Bioanalysis Zone

Emerging technologies in patient-centric healthcare information systems


Pantea KPantea Keikhosrokiani is a Senior Lecturer at the School of Computer Sciences, Universiti Sains Malaysia (USM; Penang, Malaysia). She was a teaching fellow at the National Advanced IPv6 Centre of Excellence (Nav6), USM. She received her PhD in Service System Engineering from the School of Computer Sciences, USM. She has particularly focused on developing and integrating mobile healthcare information systems to provide location-based healthcare monitoring services for patients affected by arrhythmia and hypertension. Her articles have been published in distinguished edited books and journals including Elsevier (Telematics & Informatics), Springer, Taylor and Francis and IGI global, and have been indexed by ISI, Scopus and PubMed. She also worked as a teaching assistant at the School of Computer Sciences, USM, as part of her duty for the prestigious USM Fellowship, which was granted to her for 3 years starting from 2013.

What are the internet of things and big data technologies?

Due to lack of nursing and medical personnel, healthcare providers seek new solutions to improve patient-centered care. Advancements in new technologies revolutionized the way healthcare providers implemented patient‐centered care, resulting in the emergence of a patient-centric healthcare information system (PCHIS). The PCHIS is a system that provides ubiquitous healthcare services to patients anytime and anywhere. In order to support patients’ needs, it is important that physicians, healthcare professionals, patients and their relatives alike are all engaged in PCHIS [1]. Currently, these systems are booming at an increasing rate due to the introduction of the internet of things (IoT) and big data technologies (BDT) in healthcare. The IoT is a network of devices interacting with one another without human-to-human or human-to-computer interactions. There are numerous IoT-based applications in healthcare such as smart sensors, medical devices, remote monitoring and tracking, which can improve patient health and safety and increase satisfaction and engagement, enhancing the way healthcare providers deliver patient-centric care. However, managing the number of devices and large amounts of data can be a challenge for healthcare providers. Sets of complex data in healthcare, that cannot be analyzed by the traditional data processing software, are called healthcare big data. Different technologies, which can handle big data from storing, to analytics and decision-making are called BDT. As healthcare is a data-driven science, it can benefit from current advances in BDT and analytics, however, there are still certain challenges that need to be addressed in applying BDT and analytics to healthcare. Privacy and security of medical data are the primary concerns for the use of BDT in healthcare, with correct allocation of data for a particular purpose providing another obstacle.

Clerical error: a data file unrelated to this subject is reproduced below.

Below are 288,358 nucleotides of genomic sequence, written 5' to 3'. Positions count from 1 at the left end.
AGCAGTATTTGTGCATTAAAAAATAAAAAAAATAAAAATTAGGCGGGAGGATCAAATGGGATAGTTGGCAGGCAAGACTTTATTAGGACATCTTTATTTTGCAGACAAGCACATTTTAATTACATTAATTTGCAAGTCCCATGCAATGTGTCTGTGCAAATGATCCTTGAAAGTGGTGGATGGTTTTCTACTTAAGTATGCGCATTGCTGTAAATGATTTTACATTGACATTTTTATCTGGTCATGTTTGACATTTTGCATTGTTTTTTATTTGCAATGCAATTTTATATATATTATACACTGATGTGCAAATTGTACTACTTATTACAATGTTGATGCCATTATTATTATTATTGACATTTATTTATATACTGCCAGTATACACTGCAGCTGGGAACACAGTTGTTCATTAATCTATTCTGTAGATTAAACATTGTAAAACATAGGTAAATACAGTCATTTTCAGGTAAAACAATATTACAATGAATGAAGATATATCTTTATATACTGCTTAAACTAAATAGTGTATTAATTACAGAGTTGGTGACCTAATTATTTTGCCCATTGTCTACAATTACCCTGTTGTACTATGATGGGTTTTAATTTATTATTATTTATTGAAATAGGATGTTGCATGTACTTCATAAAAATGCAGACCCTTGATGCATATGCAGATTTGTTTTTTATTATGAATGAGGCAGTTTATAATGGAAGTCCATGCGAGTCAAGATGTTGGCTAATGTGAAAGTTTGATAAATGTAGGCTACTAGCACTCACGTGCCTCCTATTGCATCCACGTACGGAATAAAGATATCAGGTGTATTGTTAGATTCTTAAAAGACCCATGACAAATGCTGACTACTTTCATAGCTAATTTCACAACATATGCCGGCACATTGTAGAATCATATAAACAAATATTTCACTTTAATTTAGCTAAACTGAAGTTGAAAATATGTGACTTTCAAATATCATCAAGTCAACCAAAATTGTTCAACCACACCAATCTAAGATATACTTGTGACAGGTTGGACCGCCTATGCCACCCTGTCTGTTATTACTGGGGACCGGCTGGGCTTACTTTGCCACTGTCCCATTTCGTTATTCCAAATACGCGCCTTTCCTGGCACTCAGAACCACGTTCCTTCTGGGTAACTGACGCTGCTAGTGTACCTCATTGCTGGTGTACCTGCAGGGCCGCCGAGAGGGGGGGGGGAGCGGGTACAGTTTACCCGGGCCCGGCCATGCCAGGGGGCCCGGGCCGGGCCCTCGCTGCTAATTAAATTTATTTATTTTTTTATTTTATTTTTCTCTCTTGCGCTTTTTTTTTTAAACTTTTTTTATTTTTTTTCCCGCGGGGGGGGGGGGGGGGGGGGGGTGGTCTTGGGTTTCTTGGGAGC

Emerging IoT-based technologies offer various services to PCHISs that can improve treatment such as reliable access to medical data, transmission of biomedical signals and medical data, monitoring patients remotely and tracking patients’ location for quick emergency services. Wearable technologies inspired the way that IoT is applied to healthcare. These enable users to interact with other tools around them that can be used for self-managing and monitoring health, preventing abnormal health conditions and sending their medical data to the respective parties [2,3]. Aside from wearable technologies, IoT-based innovations in healthcare can also importantly provide continuous monitoring of patients to keep individuals out of hospital, recognize potential health issues and offer care before the situation gets worse.